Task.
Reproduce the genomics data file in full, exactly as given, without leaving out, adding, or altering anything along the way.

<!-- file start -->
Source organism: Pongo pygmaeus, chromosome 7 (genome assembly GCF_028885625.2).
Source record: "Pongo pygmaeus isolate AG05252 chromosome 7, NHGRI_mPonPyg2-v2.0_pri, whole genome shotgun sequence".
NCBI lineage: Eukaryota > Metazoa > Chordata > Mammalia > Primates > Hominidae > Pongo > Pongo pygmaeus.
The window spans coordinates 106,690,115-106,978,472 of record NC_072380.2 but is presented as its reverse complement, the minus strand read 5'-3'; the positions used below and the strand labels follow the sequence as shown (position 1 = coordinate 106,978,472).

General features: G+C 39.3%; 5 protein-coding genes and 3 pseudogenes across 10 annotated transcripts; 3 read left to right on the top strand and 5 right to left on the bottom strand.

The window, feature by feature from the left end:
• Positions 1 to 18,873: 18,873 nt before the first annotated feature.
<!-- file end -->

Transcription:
Source organism: Pongo pygmaeus, chromosome 7 (genome assembly GCF_028885625.2).
Source record: "Pongo pygmaeus isolate AG05252 chromosome 7, NHGRI_mPonPyg2-v2.0_pri, whole genome shotgun sequence".
NCBI lineage: Eukaryota > Metazoa > Chordata > Mammalia > Primates > Hominidae > Pongo > Pongo pygmaeus.
The window spans coordinates 106,690,115-106,978,472 of record NC_072380.2 but is presented as its reverse complement, the minus strand read 5'-3'; the positions used below and the strand labels follow the sequence as shown (position 1 = coordinate 106,978,472).

General features: G+C 39.3%; 5 protein-coding genes and 3 pseudogenes across 10 annotated transcripts; 3 read left to right on the top strand and 5 right to left on the bottom strand.

The window, feature by feature from the left end:
• Positions 1 to 18,873: 18,873 nt before the first annotated feature.